“The Hurricane,” which follows the true story of a professional boxer who struggles for two decades to clear himself of trumped-up murder charges, probably seems like just the kind of inspirational, life-affirming movie that’s perfect for youngsters this holiday season. Except for the R rating. “It concerns me in that the R is not allowing kids to see it,” says Denzel Washington, who plays Rubin “Hurricane” Carter. “We probably got the rating for language, but is that problematic? Teenagers are getting shot today in school. What’s problematic about this movie?”
Costar Deborah Unger, who plays a Canadian activist fighting to free Carter from prison, has her own R-rated response. “What the f–k are they thinking?” she says. “That’s bulls–t. This makes me suspicious whoever rated it R is a racist a–hole. There’s no sex, there are three gunshots. There’s worse stuff on the new ‘Law and Order: Special Victims Unit.'”
Producer and screenwriter Armyan Bernstein agrees that the ratings board dropped the ball with “The Hurricane,” saying its rigid rules are out of synch with modern standards of morality. “The ratings board is an odd group,” he explains. “You can say one f–k, and the second one is automatically an R. You can kill thousands of people and be PG or PG-13, but if you show blood, that’s automatically an R. You fight them, and you’ll lose.” Bernstein, who says that a brief scene of violence pushed ”Hurricane” into R territory, concedes the film could have been trimmed, but not without losing a certain impact. “You can appeal and cut frames, but we needed to show people getting shot in this bar.”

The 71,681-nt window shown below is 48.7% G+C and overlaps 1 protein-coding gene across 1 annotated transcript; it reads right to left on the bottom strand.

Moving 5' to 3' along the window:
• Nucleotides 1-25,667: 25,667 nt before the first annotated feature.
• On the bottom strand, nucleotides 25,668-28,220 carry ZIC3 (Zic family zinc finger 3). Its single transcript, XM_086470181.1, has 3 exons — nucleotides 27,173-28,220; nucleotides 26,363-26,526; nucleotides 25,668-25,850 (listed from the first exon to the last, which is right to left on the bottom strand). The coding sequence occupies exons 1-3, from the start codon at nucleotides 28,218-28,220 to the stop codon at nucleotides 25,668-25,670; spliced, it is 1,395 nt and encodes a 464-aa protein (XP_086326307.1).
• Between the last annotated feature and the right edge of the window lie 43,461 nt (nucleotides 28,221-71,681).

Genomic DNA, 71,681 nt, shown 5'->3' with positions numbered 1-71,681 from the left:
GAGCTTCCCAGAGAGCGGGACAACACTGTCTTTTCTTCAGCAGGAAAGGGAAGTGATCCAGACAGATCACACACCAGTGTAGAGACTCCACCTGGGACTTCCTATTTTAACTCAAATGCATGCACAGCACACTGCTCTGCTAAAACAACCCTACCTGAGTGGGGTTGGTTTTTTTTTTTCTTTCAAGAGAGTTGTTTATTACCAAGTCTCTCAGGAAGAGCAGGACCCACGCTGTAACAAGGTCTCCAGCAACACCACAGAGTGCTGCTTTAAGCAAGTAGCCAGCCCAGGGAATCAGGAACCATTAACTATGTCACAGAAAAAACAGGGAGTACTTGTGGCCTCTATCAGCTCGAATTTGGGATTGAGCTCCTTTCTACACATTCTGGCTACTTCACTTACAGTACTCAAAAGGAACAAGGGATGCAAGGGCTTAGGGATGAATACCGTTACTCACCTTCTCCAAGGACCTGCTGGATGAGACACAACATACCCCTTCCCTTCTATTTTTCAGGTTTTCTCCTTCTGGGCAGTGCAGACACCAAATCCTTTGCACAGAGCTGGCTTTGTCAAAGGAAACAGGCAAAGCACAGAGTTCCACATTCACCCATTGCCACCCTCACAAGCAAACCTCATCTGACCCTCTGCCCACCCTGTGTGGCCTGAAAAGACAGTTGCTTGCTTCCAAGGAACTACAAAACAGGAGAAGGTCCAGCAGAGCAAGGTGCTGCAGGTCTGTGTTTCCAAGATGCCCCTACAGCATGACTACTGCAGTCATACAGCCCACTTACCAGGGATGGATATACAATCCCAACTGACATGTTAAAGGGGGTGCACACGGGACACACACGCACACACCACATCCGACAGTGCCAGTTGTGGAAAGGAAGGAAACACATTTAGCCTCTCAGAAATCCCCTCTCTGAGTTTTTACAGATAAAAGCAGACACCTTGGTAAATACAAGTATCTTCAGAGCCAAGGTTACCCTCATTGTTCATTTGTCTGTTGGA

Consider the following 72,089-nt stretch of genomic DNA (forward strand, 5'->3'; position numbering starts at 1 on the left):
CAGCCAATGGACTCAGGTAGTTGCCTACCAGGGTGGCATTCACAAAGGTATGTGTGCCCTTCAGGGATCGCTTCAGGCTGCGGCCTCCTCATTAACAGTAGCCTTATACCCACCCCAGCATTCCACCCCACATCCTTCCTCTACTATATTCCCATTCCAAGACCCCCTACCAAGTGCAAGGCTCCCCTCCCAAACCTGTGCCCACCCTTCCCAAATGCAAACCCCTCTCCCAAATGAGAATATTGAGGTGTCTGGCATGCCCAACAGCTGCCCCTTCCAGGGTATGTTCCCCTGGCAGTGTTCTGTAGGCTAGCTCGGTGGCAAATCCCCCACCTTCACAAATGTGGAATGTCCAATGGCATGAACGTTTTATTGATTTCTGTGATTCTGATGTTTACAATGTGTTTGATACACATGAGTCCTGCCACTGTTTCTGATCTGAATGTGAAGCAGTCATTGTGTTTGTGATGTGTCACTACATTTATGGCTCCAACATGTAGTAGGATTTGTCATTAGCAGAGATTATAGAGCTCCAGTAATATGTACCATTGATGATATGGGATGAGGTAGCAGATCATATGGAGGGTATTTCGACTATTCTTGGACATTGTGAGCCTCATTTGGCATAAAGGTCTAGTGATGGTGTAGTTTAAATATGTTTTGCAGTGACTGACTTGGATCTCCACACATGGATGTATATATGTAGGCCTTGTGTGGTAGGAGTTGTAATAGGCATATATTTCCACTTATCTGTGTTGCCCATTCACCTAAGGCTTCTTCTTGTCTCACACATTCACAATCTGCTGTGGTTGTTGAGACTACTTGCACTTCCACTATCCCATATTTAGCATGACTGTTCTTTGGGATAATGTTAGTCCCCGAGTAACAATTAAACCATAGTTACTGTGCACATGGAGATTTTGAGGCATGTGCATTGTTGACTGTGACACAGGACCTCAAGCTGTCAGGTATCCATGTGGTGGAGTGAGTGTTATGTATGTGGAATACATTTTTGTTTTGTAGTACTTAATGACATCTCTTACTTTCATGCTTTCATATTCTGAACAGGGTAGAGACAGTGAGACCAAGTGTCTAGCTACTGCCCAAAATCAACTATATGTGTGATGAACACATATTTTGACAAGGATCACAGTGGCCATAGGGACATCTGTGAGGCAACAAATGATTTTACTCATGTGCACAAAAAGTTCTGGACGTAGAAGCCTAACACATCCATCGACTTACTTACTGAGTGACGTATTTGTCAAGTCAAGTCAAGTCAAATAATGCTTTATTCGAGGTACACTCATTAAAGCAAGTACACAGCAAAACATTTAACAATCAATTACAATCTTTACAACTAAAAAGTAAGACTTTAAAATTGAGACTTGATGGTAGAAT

What matters most, concludes Unger, is that ”Hurricane” offers folks of all ages the uplifting message that humanity and hope can transcend even the direst circumstances: “Who Rubin is should be both humbling and inspiring to all the people who bitch and complain about things that don’t even come close what he’s had to overcome.” Much more than a stodgy ratings board, that’s for sure.